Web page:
South Side Help Center ( SSHC ), for Executive Director Vanessa Smith, has long been a family affair. Her mother, Betty, founded SSHC 30 years ago.
"She started the organization, and she enlisted her two daughters to help," Vanessa recalled. "I ran the HIV youth development program and my sister ran after-school programs. "We were both very much involved, and my dad was on the board of directors. I kind of grew up in the Center."
SSHC will celebrate its 30th-anniversary milestone with its gala, Keeping the Legacy Alive on Saturday, Sept. 30, at 5 p.m. at the Parkway Ballroom, 4455 S. Martin Luther King Dr. Among those appearing will be singers Kenny Lattimore and Maggie Brown.
"It's going to be a star-studded event," said Vanessa, laughing.
She said that she credits some of the honorees as helping ensure SSHC's longevity, such as Thresholds CEO Mark Ishaug, who "helped open the door to the Help Center starting to provide case-management services as well as housing-services when he was with AIDS Foundation of Chicago. When I became executive director, he took me under his wing and mentored me. Those types of relationships really help to sustain us and keep us viable."
The celebration, she emphasized, was geared to honoring "key relationships with colleagues and comrades in HIV/AIDS prevention."
The biggest challenge for SSHC, as with many non-profit organizations, remains securing funding. The organization's budget is now about $1.2 million, down from about $5 million some years back. SSHC now gets a good deal of funding from Los Angeles-based AIDS Healthcare Foundation ( AHF ), with whom it entered into a partnership about three years ago.
With that funding, "We're able to paint on a larger canvas and we're able to co-brand marketing efforts," Vanessa said. "But with the economy in a downturnand I think there's HIV 'giving-fatigue'there has been a lot that contributes to us having a really hard time the last five years. But now we're on the rebound."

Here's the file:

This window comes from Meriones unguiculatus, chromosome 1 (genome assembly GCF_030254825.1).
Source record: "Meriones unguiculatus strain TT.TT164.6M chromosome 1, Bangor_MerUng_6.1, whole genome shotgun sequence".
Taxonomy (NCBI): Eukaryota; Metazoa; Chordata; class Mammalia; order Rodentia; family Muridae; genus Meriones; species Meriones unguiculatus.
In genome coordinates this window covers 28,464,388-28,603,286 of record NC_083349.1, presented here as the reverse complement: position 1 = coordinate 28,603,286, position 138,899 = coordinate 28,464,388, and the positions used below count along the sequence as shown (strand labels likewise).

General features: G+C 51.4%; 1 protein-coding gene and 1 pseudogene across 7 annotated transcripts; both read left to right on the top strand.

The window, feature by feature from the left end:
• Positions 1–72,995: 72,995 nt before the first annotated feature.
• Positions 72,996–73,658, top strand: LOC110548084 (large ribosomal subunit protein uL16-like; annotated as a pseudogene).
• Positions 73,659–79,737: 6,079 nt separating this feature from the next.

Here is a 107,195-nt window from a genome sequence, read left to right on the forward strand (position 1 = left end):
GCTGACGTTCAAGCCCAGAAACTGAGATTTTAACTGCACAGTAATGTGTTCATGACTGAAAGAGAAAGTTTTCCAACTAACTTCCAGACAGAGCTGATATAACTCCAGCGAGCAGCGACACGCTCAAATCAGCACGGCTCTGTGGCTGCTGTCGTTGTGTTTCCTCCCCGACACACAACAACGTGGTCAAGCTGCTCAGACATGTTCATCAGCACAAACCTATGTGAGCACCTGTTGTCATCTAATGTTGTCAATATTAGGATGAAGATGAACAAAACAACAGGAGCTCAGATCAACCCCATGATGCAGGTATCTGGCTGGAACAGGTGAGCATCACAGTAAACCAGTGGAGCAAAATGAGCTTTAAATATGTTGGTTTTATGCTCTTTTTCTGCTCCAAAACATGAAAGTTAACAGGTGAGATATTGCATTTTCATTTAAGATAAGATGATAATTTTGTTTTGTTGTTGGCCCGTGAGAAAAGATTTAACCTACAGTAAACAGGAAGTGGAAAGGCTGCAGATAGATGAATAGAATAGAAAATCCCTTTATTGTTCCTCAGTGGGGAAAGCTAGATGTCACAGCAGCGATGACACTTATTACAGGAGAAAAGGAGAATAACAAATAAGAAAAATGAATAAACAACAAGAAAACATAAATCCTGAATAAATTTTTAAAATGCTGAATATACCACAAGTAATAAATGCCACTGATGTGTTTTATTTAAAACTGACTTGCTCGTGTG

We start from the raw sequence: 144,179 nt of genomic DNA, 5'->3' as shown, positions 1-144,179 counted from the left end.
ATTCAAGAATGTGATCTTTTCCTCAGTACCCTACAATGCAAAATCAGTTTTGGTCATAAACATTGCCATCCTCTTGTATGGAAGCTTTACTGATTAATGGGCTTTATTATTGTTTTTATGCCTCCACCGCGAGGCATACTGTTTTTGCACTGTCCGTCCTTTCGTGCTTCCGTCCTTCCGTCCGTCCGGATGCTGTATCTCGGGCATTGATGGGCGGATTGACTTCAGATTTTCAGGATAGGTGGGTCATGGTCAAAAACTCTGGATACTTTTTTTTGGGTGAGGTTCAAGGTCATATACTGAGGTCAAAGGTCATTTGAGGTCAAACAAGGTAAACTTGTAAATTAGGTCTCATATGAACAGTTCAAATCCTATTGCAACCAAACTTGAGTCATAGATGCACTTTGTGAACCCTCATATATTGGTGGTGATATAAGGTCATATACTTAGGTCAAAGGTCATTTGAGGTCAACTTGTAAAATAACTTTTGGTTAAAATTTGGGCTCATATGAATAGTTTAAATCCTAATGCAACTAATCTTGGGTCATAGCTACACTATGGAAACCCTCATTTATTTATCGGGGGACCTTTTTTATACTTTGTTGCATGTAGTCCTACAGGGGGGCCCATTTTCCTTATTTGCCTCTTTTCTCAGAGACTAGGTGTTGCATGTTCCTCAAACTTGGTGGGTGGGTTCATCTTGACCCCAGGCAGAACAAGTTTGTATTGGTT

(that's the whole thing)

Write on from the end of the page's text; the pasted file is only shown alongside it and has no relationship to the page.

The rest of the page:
The partnership with AHF allowed SSHC to expand wraparound services, Vanessa said. "I wanted an all-in-one shop for a lot of our individuals living with HIV. It seemed like a perfect opportunity."
AHF's CEO, Michael Weinstein, sometimes sparked controversy among HIV/AIDS advocates when he has spoken out against pre-exposure prophylaxis ( PrEP ) as a long-term prevention strategy. Vanessa noted that SSHC nevertheless helps clients access PrEP; she estimated about 20-30 persons utilize the intervention after SSHC referrals.
Weinstein was focused on "preserving organizations like ours," according to Vanessa, who also emphasized that, "We don't deny people PrEP. … We have a lot of patients on PrEP through the AHF clinic."
Vanessa acknowledged the challenges involved in doing healthcare and advocacy work in a part of town where resources are not as plentiful.
"We deal with major issues of stigma, homophobia, lack of access to quality healthcare, and now we have to deal with violence," she said. "Violence can deter people from getting on the bus and going to see a doctor. It really does create a 'perfect storm'we have high rates of STIs and HIV/AIDS, and now we have hepatitis and meningitis on the increase. It's difficult to find patients and encourage them to get to a doctor. We have huge obstacles we have to deal with."
The upcoming celebration will be about honoring many persons who've helped SSHC, but Vanessa still draws inspiration from her mother, Betty.
"She taught me to be humble and to be fearless, and to speak out against injustices," Vanessa said. "That was my mom. That was what it was like growing up. She would always speak out against injustices, she was always humble enough to sit down and break bread with clients."
For information on the gala, or SSHC services, visit SouthSideHelp.org .